After the 2019 bushfires in the Huon Valley, which concluded roughly around February/March of 2019, I decided I would try to casually monitor the variety and abundance of pyrophilous fungi (fire-loving fungi), appearing within two plots in nearby burnt Eucalyptus nitens plantation for my own personal interest to see what appeared.
Eucalyptus plantations are generally considered not that rich in biodiversity compared to native forests, however my visits to a plantation nearby where I live, has shown me some really exciting discoveries over the years nonetheless.
Most notably a patch of fire triggered fungi such as Morchella sp. and some underground truffle-like fungi (hypogeous underground fungi), that had been dug up by native fauna - often as a valuable source of food after bushfire.
About the site
Each plot is adjacent to each other and of around 500 square metres each.
Plot A is in a wetter, shaded area, with patchy low, thin understory shrubs that includes some Gorse.
Plot B is dryer with more afternoon sun with heavy leaf litter, and little by way of understory shrubs, bracken here and there, and more Gorse here and there.
Both sites are at an altitude of around 400-450m above sea level.
Since March 2019, every 3 or so months I'd been trying to record what fungi were appearing across the two plots where I've had some spare time.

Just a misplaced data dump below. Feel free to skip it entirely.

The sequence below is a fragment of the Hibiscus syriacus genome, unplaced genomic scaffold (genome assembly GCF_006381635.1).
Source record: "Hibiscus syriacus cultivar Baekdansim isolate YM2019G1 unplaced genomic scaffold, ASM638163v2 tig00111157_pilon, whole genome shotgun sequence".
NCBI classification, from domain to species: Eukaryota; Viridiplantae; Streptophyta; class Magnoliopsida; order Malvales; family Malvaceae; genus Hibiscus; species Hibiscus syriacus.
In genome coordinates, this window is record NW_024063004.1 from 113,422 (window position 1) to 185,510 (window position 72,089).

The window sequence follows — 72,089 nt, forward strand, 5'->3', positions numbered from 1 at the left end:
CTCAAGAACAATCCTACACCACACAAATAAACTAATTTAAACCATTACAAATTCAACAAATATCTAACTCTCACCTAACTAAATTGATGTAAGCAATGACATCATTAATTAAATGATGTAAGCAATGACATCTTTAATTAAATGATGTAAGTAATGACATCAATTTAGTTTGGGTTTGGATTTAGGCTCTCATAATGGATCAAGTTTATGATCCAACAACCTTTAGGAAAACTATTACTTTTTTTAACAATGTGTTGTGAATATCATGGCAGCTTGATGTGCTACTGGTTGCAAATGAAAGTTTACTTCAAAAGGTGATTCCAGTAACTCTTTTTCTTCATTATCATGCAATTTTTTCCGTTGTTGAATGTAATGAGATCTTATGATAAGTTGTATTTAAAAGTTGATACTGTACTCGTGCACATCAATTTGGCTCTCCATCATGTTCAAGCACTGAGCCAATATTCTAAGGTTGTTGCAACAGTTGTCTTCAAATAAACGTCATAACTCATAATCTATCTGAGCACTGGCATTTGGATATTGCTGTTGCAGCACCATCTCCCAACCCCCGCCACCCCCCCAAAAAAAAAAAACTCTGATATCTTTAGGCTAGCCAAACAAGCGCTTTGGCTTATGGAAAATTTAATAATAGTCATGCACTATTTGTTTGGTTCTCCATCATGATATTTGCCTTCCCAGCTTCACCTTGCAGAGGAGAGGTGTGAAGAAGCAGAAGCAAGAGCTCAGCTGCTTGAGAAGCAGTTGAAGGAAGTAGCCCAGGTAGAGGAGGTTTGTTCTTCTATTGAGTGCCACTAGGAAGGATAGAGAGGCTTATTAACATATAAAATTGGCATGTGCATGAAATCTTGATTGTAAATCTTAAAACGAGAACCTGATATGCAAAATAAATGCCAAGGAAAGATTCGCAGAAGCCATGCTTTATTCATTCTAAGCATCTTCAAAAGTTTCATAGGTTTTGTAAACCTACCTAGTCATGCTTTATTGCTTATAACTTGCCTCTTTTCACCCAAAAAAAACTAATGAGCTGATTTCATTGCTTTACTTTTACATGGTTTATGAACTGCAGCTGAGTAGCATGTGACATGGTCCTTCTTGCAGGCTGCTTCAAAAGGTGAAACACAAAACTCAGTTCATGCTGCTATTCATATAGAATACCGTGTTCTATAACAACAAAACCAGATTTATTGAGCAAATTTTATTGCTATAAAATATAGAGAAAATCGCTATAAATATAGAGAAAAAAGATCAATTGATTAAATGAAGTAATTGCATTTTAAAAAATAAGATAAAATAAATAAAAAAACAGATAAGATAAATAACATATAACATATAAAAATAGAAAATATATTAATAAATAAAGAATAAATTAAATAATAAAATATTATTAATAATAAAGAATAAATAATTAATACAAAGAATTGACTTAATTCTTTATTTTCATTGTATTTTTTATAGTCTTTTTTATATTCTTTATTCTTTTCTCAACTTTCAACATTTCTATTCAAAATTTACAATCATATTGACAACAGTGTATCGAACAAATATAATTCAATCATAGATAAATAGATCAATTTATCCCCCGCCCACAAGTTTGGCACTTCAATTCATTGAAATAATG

Over the course of the monitoring so far, the two plots appear to host different varieties of fire fungi - plot A seems to have a greater variety and abundance than plot B.
Plot B seems to have less variety and overall abundance, but saying that I was lucky enough to observe two 'extraordinary' (to me!) fungi events in April 2019, and in spring of 2020!
Firstly in early April 2019, I discovered an amazing show of underground truffle-like fungi around a single Eucalyptus nitens tree, evidenced from discarded fungal remains leftover after the native animals have had a good feed.
Again on this same plot, in spring of 2020, there were approximately 50 or so Morchella sp. (Morel mushrooms) that had appeared over an area of approximately 250 square metres. Amazingly, that spring, there was also what looked to be a number of another Morchella species growing alongside the road on unburnt ground probably 500metres away.
It is so interesting to see the Morchella spp. in it's fire triggered fruiting state and then as saprotroph alongside the road. Perhaps they had been alongside this road all along and I've just missed them over the years as I cannot always visit this area, however I do monitor an area further along, that I have observed fruits on unburnt ground each year.
Whilst I have much more to write about this monitoring, and the other species found, I find that since the above observations, this area has been logged in 2021 as part of normal forestry operations. I will continue to monitor the area to see what comes up as I'm hoping to learn more about successional species and the impacts of disturbance to the fungi of these two plantation sites.